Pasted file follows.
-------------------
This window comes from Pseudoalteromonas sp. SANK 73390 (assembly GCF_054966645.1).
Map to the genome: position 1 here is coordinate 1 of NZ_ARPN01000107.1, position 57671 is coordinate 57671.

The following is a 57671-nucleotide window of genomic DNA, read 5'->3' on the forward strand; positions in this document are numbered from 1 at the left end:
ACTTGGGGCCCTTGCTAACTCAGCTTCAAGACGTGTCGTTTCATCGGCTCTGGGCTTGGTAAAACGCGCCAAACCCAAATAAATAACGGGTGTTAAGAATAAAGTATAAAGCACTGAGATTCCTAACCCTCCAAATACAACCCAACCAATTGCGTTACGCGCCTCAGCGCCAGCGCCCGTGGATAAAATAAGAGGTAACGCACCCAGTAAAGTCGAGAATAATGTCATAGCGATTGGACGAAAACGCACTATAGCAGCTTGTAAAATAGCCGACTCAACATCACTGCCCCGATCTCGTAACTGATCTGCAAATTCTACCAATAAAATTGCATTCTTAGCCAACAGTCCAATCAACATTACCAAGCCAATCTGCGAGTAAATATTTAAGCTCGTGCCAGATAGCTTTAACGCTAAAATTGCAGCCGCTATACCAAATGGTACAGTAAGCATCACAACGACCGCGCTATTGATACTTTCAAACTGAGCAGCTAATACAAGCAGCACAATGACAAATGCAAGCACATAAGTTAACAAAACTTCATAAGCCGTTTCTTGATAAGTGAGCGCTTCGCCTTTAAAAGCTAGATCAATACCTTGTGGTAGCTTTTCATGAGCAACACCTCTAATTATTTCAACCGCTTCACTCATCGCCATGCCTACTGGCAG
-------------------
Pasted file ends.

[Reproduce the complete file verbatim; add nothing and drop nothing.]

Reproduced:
This window comes from Pseudoalteromonas sp. SANK 73390 (assembly GCF_054966645.1).
Map to the genome: position 1 here is coordinate 1 of NZ_ARPN01000107.1, position 57671 is coordinate 57671.

The following is a 57671-nucleotide window of genomic DNA, read 5'->3' on the forward strand; positions in this document are numbered from 1 at the left end:
ACTTGGGGCCCTTGCTAACTCAGCTTCAAGACGTGTCGTTTCATCGGCTCTGGGCTTGGTAAAACGCGCCAAACCCAAATAAATAACGGGTGTTAAGAATAAAGTATAAAGCACTGAGATTCCTAACCCTCCAAATACAACCCAACCAATTGCGTTACGCGCCTCAGCGCCAGCGCCCGTGGATAAAATAAGAGGTAACGCACCCAGTAAAGTCGAGAATAATGTCATAGCGATTGGACGAAAACGCACTATAGCAGCTTGTAAAATAGCCGACTCAACATCACTGCCCCGATCTCGTAACTGATCTGCAAATTCTACCAATAAAATTGCATTCTTAGCCAACAGTCCAATCAACATTACCAAGCCAATCTGCGAGTAAATATTTAAGCTCGTGCCAGATAGCTTTAACGCTAAAATTGCAGCCGCTATACCAAATGGTACAGTAAGCATCACAACGACCGCGCTATTGATACTTTCAAACTGAGCAGCTAATACAAGCAGCACAATGACAAATGCAAGCACATAAGTTAACAAAACTTCATAAGCCGTTTCTTGATAAGTGAGCGCTTCGCCTTTAAAAGCTAGATCAATACCTTGTGGTAGCTTTTCATGAGCAACACCTCTAATTATTTCAACCGCTTCACTCATCGCCATGCCTACTGGCAG